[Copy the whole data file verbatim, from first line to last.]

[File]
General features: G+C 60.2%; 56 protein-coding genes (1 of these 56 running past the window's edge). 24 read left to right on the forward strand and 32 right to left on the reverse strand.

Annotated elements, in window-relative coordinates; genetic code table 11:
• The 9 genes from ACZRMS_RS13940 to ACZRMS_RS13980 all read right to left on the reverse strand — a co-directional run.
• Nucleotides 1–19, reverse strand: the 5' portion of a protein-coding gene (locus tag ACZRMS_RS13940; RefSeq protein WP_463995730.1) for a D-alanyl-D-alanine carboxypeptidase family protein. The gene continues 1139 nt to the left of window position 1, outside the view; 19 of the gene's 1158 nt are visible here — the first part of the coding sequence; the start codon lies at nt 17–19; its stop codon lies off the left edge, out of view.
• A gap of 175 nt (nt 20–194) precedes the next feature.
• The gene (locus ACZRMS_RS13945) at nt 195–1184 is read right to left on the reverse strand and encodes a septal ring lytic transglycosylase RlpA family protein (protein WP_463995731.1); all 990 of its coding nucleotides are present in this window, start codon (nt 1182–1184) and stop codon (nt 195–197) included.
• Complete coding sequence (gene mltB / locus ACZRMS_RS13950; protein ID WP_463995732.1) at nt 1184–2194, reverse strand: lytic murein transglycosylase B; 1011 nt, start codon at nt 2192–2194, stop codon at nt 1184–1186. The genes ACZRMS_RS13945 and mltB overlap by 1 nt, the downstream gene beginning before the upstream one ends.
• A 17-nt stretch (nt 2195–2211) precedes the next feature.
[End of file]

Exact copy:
General features: G+C 60.2%; 56 protein-coding genes (1 of these 56 running past the window's edge). 24 read left to right on the forward strand and 32 right to left on the reverse strand.

Annotated elements, in window-relative coordinates; genetic code table 11:
• The 9 genes from ACZRMS_RS13940 to ACZRMS_RS13980 all read right to left on the reverse strand — a co-directional run.
• Nucleotides 1–19, reverse strand: the 5' portion of a protein-coding gene (locus tag ACZRMS_RS13940; RefSeq protein WP_463995730.1) for a D-alanyl-D-alanine carboxypeptidase family protein. The gene continues 1139 nt to the left of window position 1, outside the view; 19 of the gene's 1158 nt are visible here — the first part of the coding sequence; the start codon lies at nt 17–19; its stop codon lies off the left edge, out of view.
• A gap of 175 nt (nt 20–194) precedes the next feature.
• The gene (locus ACZRMS_RS13945) at nt 195–1184 is read right to left on the reverse strand and encodes a septal ring lytic transglycosylase RlpA family protein (protein WP_463995731.1); all 990 of its coding nucleotides are present in this window, start codon (nt 1182–1184) and stop codon (nt 195–197) included.
• Complete coding sequence (gene mltB / locus ACZRMS_RS13950; protein ID WP_463995732.1) at nt 1184–2194, reverse strand: lytic murein transglycosylase B; 1011 nt, start codon at nt 2192–2194, stop codon at nt 1184–1186. The genes ACZRMS_RS13945 and mltB overlap by 1 nt, the downstream gene beginning before the upstream one ends.
• A 17-nt stretch (nt 2195–2211) precedes the next feature.